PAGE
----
What small businesses can learn from the Nigel Farage account row

As the CEO of NatWest, Alison Rose steps down amid the UK’s first ‘debanking’ controversy, we examine where the brand went wrong.

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Helena Young
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This morning, NatWest boss Dame Alison Rose announced she would resign, saying she had made a mistake in speaking to the BBC about the company’s decision to ‘debank’ Nigel Farage.

The move is the latest in a row that has been escalating for several weeks. NatWest, the parent company of Coutts, has been facing mounting criticism over its rationale for closing the ex UKIP leader’s accounts – reportedly due to worries about Farage’s political views.

Ironically enough, NatWest appears to have made this decision to avoid a PR upset. It will be regretting the move now.

Thrust into the centre of a media storm over what Rose has since described as a “serious error of judgement”, the brand is now being forced to examine how it got it so wrong.

What is ‘debanking’?

The row over Nigel Farage’s bank account has all but taken over UK headlines this month. Farage, who is the former leader of the UK Independence Party and a high-profile Brexiteer, first tweeted in early July that his account with Coutts had been closed.

The Coutts Foundation, which is controlled by its parent company, NatWest, is a registered B Corp which positions itself as a purpose-led bank.

At the time, Farage said he had not been given a reason why he had been ‘debanked’. The BBC reported that the account was closed because Farage had no longer met the wealth threshold for Coutts. As it transpires, this report was inaccurate.

When Farage subsequently obtained a document looking at his suitability as a Coutts customer, the 40-page document apparently described him as “xenophobic and racist”.

Questioning the reputational risk of having Mr Farage as a client, it stated his views were not consistent with Coutts’ “position as an inclusive organisation”.

Dame Alison Rose, who has been CEO of NatWest since 2019, was revealed to be the BBC source. This morning, she announced her resignation after facing significant pressure from government officials to step down.

When your values don’t align

The Coutts row is certainly a complicated issue for brands to navigate. But the fallout can teach SMEs a crucial lesson about the importance of aligning your corporate values with your brand proposition.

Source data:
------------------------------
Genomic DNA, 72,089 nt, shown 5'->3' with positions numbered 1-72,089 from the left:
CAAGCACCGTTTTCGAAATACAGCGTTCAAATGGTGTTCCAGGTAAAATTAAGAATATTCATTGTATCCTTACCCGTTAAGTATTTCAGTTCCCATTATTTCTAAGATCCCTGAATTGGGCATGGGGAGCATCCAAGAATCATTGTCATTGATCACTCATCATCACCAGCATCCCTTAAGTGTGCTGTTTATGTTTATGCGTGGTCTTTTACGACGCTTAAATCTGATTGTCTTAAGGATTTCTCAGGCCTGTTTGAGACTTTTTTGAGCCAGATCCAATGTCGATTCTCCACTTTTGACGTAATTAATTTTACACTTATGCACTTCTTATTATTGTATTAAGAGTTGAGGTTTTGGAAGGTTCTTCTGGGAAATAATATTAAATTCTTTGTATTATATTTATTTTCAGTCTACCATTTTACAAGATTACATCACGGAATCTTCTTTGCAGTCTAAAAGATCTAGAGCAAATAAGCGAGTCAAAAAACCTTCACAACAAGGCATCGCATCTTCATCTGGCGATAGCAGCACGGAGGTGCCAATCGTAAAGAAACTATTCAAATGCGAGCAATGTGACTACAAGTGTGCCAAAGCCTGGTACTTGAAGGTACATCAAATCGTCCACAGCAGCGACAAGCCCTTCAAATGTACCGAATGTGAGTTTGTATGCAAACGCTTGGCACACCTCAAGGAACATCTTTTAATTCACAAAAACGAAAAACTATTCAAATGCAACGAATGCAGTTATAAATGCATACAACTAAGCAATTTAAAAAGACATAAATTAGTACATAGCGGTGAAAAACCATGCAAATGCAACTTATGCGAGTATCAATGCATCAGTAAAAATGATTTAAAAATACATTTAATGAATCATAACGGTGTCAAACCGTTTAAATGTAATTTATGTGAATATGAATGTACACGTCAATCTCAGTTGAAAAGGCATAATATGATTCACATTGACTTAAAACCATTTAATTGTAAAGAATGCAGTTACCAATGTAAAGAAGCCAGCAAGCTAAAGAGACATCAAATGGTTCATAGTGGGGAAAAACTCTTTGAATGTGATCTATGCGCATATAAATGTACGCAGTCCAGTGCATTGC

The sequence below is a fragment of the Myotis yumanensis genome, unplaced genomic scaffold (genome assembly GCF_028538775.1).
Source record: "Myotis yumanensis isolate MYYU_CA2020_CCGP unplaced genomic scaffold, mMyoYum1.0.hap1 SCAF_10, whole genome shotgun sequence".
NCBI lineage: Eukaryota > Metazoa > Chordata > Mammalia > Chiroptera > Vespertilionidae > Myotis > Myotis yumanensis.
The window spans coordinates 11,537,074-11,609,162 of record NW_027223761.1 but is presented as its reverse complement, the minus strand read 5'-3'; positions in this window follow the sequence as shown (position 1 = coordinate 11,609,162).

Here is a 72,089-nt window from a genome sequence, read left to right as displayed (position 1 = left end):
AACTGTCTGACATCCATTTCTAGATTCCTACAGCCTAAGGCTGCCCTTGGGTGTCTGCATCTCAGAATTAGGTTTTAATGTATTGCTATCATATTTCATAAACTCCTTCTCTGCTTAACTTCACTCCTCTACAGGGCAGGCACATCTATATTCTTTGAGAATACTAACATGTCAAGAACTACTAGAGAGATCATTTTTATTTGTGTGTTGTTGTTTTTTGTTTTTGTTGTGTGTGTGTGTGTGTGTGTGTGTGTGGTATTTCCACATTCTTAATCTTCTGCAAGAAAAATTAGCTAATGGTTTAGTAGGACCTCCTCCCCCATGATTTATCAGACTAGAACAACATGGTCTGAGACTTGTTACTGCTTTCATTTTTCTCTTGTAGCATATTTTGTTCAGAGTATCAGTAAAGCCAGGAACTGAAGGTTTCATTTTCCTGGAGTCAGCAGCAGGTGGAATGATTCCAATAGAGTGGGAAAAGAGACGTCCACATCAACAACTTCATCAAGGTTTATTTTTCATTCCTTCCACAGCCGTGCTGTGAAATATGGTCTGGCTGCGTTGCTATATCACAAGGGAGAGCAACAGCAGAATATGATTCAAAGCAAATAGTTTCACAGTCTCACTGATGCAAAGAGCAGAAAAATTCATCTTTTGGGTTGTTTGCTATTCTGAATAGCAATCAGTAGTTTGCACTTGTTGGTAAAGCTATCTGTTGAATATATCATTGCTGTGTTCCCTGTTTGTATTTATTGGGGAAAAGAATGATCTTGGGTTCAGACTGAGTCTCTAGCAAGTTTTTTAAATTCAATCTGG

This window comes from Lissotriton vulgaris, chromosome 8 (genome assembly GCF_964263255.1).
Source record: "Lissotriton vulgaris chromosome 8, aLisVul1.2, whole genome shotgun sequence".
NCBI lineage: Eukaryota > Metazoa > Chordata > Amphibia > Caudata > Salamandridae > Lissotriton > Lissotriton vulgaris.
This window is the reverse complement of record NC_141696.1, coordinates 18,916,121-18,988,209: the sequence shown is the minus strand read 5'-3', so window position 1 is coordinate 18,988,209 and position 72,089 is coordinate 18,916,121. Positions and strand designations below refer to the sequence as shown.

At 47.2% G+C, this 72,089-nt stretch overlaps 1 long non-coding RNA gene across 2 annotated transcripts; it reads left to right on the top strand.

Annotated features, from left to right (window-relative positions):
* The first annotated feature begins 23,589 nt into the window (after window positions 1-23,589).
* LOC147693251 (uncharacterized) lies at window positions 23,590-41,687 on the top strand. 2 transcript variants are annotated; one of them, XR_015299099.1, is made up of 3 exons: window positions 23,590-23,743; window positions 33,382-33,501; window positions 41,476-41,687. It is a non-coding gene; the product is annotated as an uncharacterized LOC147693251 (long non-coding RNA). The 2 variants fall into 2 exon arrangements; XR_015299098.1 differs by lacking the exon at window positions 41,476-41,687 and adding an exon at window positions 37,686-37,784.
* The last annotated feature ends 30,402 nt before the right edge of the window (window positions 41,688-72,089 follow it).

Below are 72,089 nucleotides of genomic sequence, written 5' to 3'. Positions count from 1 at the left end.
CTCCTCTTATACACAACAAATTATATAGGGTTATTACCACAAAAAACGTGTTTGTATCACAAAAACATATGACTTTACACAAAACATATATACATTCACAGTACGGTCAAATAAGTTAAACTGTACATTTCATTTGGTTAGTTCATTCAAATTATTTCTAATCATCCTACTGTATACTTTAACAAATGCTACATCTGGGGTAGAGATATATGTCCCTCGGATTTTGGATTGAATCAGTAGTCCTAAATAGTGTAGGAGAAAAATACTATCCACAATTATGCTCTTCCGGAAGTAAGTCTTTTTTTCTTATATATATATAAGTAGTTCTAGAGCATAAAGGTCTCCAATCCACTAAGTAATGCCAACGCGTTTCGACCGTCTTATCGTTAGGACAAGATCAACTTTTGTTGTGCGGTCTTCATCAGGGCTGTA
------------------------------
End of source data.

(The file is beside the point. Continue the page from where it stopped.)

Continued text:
The Coutts report suggested that Farage’s personal beliefs – which have seen him accused of being anti LGBTQ+T – could conflict with the company’s inclusive values. In doing so, it appeared more hypocritical than righteous.

Whatever your views on Farage, promising to value inclusivity and then blacklisting a person due to controversial views comes across as intolerant.

Coutts’ mission statement is similarly misaligned. Its stated purpose is to “help those with wealth to save, borrow and invest their money for themselves, their families and their future” – a message which, if anything, suggests a commitment to help customers indiscriminately.

Lastly, the bank also failed to take into account the beliefs of its target audience, such as the importance of free speech.

Not coordinating these key branding materials has made it impossible for Coutts to defend its decision to close Farage’s account, opening it up to opprobrium from customers and partners.

What can SMEs learn from the row?

In a letter to the former UKIP leader, Rose has since insisted the assessment of Farage ‘does not reflect the views of the bank’, suggesting that the decision was the action of a rogue employee.

Your organisation’s mission statement is perhaps the most important tool in your marketing strategy. It defines your messaging, and your product or service. It also tells your employees, customers, vendors, suppliers, who you are as a brand.

As such, it is crucial to ensure that every member of the organisation is clear on what the mission is, and how it should be employed. Certainly, any company that preaches inclusivity should think twice before deciding to refuse a customer due to their personal beliefs.

NatWest’s latest messaging has left its service users even more confused about what Coutts and its parent company collectively stand for. Perhaps it’s no longer sure.

Likely, we will see a refreshed website soon, accompanied by a shiny new list of values that align clearly with the brand’s stated purpose.

Next up: read about another key way to understand and define your brand in our guide to developing your organisational culture.

Written by:
Helena Young
Helena is Lead Writer at Startups. As resident people and premises expert, she's an authority on topics such as business energy, office and coworking spaces, and project management software. With a background in PR and marketing, Helena also manages the Startups 100 Index and is passionate about giving early-stage startups a platform to boost their brands. From interviewing Wetherspoon's boss Tim Martin to spotting data-led working from home trends, her insight has been featured by major trade publications including the ICAEW, and news outlets like the BBC, ITV News, Daily Express, and HuffPost UK.

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